Roles and Responsibilities
The Bureau of Reclamation has a long and successful history providing renewable, clean, reliable, and affordable hydropower to its customers. As the operating environment has evolved over the past century, Reclamation has adapted, leveraging new technologies and partnerships to meet the nation’s water and energy needs.
In total, Reclamation holds title to 76 hydroelectric powerplants. Of the 76, Reclamation operates 53 hydroelectric powerplants, comprising over 14 million kilowatts of installed capacity. Generation from the 53 plants rank Reclamation as the second largest producer of hydroelectric power in the U.S., accounting for 15 percent of the Nation's annual hydropower output. Annually, Reclamation operated plants generate over 40 billion kilowatt hours of electricity (enough to meet the demand of 3.5 million U.S. homes), produce nearly one billion dollars in power revenues, and offset approximately 27 million tons of carbon dioxide. Since 1909, when our first power plant started operation, power revenues have provided more than $10 billion in repayment to the U.S. Treasury.
The remaining 23 plants are "transferred works" - the operation and maintenance of these plants is carried out by a non-federal entity, under the provisions of a formal operation and maintenance transfer contract. 5 of the 23 "transferred works" plants generate power that is marketed by Power Marketing Administrations. The 5 plants are: Deer Creek, McPhee, Towaoc, O'Neill, and San Luis.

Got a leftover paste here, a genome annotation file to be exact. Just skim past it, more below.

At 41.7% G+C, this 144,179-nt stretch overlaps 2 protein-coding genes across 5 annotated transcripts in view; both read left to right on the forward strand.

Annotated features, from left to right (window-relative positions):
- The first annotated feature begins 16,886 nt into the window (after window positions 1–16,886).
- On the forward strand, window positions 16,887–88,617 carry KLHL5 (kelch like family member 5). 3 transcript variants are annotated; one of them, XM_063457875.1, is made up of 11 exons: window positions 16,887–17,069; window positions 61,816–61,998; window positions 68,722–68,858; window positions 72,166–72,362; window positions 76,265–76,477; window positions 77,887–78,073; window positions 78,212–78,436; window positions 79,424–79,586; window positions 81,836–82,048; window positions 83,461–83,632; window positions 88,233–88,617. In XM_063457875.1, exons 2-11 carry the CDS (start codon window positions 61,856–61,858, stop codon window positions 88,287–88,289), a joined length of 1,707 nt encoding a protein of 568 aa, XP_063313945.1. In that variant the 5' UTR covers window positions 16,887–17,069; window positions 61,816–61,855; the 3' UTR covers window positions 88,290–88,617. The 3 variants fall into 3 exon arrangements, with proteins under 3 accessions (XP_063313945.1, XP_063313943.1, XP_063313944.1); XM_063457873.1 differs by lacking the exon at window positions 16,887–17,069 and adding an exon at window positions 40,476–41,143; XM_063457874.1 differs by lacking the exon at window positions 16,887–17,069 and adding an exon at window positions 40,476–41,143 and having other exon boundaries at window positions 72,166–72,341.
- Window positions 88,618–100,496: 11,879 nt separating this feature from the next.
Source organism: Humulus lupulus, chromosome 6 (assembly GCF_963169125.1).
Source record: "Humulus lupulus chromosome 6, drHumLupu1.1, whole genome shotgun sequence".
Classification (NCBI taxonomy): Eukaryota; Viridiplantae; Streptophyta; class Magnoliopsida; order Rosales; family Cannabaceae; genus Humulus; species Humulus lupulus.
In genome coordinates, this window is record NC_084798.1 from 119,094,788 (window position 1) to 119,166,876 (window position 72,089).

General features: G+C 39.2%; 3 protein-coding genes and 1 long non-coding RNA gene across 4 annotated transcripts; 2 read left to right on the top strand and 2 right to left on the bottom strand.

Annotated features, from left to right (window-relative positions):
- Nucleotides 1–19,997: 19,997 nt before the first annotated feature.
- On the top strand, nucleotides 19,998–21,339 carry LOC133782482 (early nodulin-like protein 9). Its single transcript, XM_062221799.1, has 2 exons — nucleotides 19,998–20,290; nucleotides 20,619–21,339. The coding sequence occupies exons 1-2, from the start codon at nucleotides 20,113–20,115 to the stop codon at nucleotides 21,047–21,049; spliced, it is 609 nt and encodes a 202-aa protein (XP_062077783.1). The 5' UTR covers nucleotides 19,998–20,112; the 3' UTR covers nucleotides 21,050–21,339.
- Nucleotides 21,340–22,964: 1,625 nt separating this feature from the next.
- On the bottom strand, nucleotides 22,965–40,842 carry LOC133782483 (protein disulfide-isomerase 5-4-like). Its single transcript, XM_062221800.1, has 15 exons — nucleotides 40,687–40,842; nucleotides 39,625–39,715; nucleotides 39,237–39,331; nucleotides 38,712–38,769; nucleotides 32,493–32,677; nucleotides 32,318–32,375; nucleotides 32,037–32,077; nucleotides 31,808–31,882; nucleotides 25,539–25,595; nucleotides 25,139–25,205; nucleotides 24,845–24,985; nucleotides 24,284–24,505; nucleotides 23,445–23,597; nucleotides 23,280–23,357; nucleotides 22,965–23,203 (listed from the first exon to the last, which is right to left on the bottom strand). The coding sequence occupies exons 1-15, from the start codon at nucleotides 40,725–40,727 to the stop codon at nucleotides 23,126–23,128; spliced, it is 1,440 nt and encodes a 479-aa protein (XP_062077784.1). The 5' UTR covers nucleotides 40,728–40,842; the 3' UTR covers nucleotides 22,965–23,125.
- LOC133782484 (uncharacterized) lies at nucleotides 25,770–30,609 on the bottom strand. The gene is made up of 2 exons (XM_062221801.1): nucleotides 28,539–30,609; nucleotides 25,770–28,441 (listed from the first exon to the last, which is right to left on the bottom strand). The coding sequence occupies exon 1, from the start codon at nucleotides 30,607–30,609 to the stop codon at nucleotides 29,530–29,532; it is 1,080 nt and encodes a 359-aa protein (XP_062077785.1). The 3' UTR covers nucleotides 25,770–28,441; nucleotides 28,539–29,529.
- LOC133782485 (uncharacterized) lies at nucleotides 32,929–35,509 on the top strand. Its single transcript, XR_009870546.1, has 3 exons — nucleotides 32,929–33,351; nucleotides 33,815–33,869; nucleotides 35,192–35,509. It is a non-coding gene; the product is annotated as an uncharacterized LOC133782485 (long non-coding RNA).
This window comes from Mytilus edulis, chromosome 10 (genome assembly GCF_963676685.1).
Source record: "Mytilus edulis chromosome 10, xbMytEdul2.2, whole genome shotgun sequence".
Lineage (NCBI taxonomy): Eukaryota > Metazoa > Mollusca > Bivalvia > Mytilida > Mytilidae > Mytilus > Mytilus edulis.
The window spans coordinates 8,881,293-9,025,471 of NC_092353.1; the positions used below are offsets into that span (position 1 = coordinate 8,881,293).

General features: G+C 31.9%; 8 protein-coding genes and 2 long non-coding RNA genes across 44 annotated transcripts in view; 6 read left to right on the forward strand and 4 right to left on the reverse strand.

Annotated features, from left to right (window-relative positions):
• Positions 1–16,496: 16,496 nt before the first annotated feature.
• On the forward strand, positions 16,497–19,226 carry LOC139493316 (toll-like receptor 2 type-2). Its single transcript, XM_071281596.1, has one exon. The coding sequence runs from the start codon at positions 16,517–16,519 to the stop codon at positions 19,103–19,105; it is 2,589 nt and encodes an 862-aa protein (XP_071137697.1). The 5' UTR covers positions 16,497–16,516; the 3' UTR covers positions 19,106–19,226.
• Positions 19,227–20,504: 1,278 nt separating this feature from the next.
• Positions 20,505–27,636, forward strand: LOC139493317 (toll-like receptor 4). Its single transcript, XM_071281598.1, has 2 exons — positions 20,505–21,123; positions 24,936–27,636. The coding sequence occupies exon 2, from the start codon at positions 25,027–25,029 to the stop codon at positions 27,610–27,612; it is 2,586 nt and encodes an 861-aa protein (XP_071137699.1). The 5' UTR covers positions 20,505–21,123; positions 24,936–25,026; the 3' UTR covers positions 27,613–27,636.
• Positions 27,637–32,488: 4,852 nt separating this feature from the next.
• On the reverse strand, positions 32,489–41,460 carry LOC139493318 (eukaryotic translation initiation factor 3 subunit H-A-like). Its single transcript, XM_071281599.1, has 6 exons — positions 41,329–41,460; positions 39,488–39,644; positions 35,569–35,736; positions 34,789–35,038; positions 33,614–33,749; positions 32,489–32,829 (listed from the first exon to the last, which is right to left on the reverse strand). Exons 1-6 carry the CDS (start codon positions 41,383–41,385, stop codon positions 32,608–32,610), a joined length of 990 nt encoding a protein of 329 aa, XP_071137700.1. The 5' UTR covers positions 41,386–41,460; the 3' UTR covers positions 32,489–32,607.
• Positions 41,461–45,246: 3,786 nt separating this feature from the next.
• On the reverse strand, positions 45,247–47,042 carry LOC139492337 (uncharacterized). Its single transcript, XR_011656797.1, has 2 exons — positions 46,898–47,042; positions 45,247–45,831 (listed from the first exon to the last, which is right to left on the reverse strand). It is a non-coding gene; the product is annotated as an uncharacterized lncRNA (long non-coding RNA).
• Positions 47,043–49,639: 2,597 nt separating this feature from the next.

The 53 plants owned and operated by Reclamation - as well as the 5 "transferred works" plants that generate power marketed by Power Marketing Administrations - are identified in the map below.
Find out more about the history of Reclamation's power program, the legislation affecting our projects, hydropower, the electric utility industry, and our research and development programs.
Hydropower plants are the most efficient energy-producing plants, operating at 85 to 90 percent efficiency -- more than twice that of fossil-fueled plants. Hydropower plants are important in meeting peak power demands because they can quickly adjust to changes in peak loads. Two important services we provide are voltage support and spinning reserve. Find out more about the services we provide and the customers we serve.
Also see our report titled "Reclamation's Role in Hydropower" for more information.